I'm excited to launch what I hope will be an occasional feature on my blog: essays by writers who don't have blogs.
This piece comes from my good friend Wendy, whose son goes to Moe's school. Drew is a few years older than Moe, and Wendy and her family have been a source of information and hope, as well as lots of laughs, especially when our typical kids play together. Today she writes about a topic that I know is near and dear to many of us: raising an autistic child and a typical sibling.
Before James was even conceived my husband and I were so terrified to even consider having another child. Our firstborn son was 5 years old with severe Autism, and we had so many concerns about what having another child would do to him, to our marriage, or if we could handle the possibility that we would have a second child with Autism. I had a million questions, a million reasons not to take the leap. And I was still dealing with the guilt that I had somehow caused our son's regression into Autism. That I had eaten too much tuna, or drank too much diet soda, or that the dental work I had to have done in my second trimester somehow damaged him and set his fate.
So when the day finally came that I felt I had healed enough to take the leap and add to our family I was even surprised myself. I never thought I would get there, but it is amazing what therapy and a group of supportive people can do for your heart and soul.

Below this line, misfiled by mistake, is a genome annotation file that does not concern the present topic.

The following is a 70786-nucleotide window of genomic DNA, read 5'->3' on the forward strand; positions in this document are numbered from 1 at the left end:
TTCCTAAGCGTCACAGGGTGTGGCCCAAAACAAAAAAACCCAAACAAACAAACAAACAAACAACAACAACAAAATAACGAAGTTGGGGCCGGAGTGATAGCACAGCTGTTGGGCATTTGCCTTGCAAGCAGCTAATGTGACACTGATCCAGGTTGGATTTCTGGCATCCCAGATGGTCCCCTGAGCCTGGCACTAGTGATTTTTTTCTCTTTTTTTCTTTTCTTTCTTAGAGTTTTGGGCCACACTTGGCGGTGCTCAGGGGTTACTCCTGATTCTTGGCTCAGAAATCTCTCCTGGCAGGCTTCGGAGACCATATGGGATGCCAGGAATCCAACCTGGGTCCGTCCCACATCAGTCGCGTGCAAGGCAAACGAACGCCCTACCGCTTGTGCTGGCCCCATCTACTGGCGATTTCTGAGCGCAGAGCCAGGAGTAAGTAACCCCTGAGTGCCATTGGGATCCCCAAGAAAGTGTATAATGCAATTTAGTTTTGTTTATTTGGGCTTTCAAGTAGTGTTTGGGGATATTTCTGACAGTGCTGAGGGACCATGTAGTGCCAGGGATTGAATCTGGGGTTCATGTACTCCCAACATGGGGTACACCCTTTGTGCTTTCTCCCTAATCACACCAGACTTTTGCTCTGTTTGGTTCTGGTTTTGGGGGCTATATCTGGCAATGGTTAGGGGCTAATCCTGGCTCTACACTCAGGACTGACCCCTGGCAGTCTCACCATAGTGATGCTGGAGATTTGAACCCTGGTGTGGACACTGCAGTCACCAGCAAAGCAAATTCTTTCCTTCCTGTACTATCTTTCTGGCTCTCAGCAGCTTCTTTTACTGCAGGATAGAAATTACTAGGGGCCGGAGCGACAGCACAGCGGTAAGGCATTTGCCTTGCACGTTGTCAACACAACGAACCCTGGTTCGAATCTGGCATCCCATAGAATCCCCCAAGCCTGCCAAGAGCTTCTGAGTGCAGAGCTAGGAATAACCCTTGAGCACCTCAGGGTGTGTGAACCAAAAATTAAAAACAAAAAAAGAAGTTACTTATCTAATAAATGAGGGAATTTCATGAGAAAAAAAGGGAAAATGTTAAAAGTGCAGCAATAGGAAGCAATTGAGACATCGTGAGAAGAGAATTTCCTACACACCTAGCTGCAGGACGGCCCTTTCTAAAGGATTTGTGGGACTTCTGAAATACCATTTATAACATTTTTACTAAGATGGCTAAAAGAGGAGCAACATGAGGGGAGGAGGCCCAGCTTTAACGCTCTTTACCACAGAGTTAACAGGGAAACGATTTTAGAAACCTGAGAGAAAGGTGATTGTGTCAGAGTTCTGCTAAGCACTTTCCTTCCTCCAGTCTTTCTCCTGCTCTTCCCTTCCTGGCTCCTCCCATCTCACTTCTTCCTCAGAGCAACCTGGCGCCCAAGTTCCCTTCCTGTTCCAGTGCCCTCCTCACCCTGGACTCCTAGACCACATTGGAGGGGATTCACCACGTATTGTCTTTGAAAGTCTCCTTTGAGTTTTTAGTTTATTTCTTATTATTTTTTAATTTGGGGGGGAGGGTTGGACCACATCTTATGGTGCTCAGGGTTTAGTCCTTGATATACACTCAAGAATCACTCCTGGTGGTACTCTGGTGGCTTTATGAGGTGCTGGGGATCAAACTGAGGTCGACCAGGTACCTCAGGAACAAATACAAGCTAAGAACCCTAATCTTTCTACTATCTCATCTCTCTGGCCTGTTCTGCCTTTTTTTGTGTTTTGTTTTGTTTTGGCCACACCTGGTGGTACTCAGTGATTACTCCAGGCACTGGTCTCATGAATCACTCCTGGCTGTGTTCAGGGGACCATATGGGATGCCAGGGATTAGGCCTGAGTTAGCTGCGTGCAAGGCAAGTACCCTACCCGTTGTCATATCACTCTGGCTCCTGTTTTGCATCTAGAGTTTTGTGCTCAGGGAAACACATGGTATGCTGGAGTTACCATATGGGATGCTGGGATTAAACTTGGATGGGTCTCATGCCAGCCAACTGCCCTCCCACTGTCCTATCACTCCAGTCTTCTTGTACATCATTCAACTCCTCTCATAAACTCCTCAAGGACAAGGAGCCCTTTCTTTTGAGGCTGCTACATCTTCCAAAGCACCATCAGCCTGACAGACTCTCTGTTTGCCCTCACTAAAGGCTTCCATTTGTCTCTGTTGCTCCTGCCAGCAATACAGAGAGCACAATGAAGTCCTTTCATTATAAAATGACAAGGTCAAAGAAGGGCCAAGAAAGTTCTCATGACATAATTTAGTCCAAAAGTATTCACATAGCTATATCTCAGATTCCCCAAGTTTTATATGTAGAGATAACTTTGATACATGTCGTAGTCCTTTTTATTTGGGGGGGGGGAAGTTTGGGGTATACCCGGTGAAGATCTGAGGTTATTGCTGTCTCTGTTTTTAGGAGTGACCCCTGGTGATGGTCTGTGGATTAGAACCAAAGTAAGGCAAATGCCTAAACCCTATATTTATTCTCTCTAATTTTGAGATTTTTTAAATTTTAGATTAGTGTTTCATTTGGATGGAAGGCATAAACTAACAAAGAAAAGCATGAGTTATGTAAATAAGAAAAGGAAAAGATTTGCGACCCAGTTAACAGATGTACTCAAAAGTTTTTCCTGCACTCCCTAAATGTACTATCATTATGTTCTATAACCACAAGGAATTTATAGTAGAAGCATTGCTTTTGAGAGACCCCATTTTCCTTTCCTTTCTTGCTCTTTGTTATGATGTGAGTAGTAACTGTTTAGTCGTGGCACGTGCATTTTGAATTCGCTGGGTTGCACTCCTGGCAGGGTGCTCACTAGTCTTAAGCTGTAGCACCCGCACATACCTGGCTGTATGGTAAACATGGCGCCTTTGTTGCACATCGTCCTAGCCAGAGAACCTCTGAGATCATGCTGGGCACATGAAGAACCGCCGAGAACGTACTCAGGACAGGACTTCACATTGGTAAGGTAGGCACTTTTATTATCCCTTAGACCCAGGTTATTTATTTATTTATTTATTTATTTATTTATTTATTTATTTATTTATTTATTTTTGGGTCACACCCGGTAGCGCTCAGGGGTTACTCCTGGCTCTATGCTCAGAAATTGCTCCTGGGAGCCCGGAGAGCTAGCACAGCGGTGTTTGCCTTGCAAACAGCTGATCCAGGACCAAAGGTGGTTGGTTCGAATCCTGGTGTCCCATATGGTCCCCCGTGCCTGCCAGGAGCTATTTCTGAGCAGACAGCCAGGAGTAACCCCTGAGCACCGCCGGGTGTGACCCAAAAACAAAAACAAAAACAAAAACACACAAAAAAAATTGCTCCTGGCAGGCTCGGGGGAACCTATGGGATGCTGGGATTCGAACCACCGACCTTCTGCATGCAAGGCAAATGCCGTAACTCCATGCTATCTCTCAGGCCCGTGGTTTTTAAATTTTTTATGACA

I decided that if we were going to do this, that I was going to do everything right. Which meant everything opposite of what I did the first time around. I was going to eat as clean as possible. No artificial anything, organic as much as possible, DHA and multivitamins religiously, etc. Exercise, no unnecessary procedures, I even had my mercury fillings removed before trying to conceive. That also meant a drug free birth, no vaccines, and breastfeeding from the moment he left the womb. Cloth diapering, limited exposure to hazardous chemicals, and anything else I could think of that would be completely opposite from what our son endured. I am sure that those things were not necessary, but in my mind, I was going to give this baby the best chance to have a "normal" life as I could. Obviously the guilt had not completely left my mind.
James was conceived within 2 months of trying and after a healthy pregnancy and drug free birth he came into the world exactly as I had planned so meticulously. I am grateful for that, though I know ultimately it was in God's hands that all went well and I am just blessed that their were no complications.
He is now 20 months old and as far as we can see, he has dodged the Autism diagnosis and is not presenting anything unusual at this time. While we are so relieved and ecstatic about this, it has brought on something I never expected. The painful realization that he is typical. That his brain is functioning as it should and that there will come a time in the near future where he will become the big brother even though he is 6 years younger than Drew. I was completely blindsided by this knowledge as it had just never entered my mind.